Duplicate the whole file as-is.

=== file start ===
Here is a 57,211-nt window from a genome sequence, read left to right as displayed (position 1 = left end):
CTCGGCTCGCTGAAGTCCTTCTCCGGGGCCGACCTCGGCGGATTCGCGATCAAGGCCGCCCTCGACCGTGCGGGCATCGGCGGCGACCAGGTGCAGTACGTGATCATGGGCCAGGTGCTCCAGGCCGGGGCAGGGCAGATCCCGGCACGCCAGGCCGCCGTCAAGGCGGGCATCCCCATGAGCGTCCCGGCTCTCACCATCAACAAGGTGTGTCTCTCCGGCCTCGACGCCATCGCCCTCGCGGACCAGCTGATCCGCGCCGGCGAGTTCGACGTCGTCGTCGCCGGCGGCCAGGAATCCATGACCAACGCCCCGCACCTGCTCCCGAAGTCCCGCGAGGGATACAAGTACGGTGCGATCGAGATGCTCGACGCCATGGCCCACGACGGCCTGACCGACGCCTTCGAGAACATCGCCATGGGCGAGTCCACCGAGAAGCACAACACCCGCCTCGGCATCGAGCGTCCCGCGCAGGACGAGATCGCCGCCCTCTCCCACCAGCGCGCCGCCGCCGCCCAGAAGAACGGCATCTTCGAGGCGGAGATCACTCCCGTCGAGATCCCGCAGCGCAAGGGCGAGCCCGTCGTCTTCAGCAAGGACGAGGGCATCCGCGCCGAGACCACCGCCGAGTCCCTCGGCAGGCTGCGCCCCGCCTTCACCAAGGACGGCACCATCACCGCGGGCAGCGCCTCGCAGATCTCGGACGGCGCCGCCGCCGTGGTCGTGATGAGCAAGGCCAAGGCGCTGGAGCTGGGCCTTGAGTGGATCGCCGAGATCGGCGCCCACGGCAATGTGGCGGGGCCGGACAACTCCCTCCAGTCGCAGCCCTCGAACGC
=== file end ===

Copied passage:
Here is a 57,211-nt window from a genome sequence, read left to right as displayed (position 1 = left end):
CTCGGCTCGCTGAAGTCCTTCTCCGGGGCCGACCTCGGCGGATTCGCGATCAAGGCCGCCCTCGACCGTGCGGGCATCGGCGGCGACCAGGTGCAGTACGTGATCATGGGCCAGGTGCTCCAGGCCGGGGCAGGGCAGATCCCGGCACGCCAGGCCGCCGTCAAGGCGGGCATCCCCATGAGCGTCCCGGCTCTCACCATCAACAAGGTGTGTCTCTCCGGCCTCGACGCCATCGCCCTCGCGGACCAGCTGATCCGCGCCGGCGAGTTCGACGTCGTCGTCGCCGGCGGCCAGGAATCCATGACCAACGCCCCGCACCTGCTCCCGAAGTCCCGCGAGGGATACAAGTACGGTGCGATCGAGATGCTCGACGCCATGGCCCACGACGGCCTGACCGACGCCTTCGAGAACATCGCCATGGGCGAGTCCACCGAGAAGCACAACACCCGCCTCGGCATCGAGCGTCCCGCGCAGGACGAGATCGCCGCCCTCTCCCACCAGCGCGCCGCCGCCGCCCAGAAGAACGGCATCTTCGAGGCGGAGATCACTCCCGTCGAGATCCCGCAGCGCAAGGGCGAGCCCGTCGTCTTCAGCAAGGACGAGGGCATCCGCGCCGAGACCACCGCCGAGTCCCTCGGCAGGCTGCGCCCCGCCTTCACCAAGGACGGCACCATCACCGCGGGCAGCGCCTCGCAGATCTCGGACGGCGCCGCCGCCGTGGTCGTGATGAGCAAGGCCAAGGCGCTGGAGCTGGGCCTTGAGTGGATCGCCGAGATCGGCGCCCACGGCAATGTGGCGGGGCCGGACAACTCCCTCCAGTCGCAGCCCTCGAACGC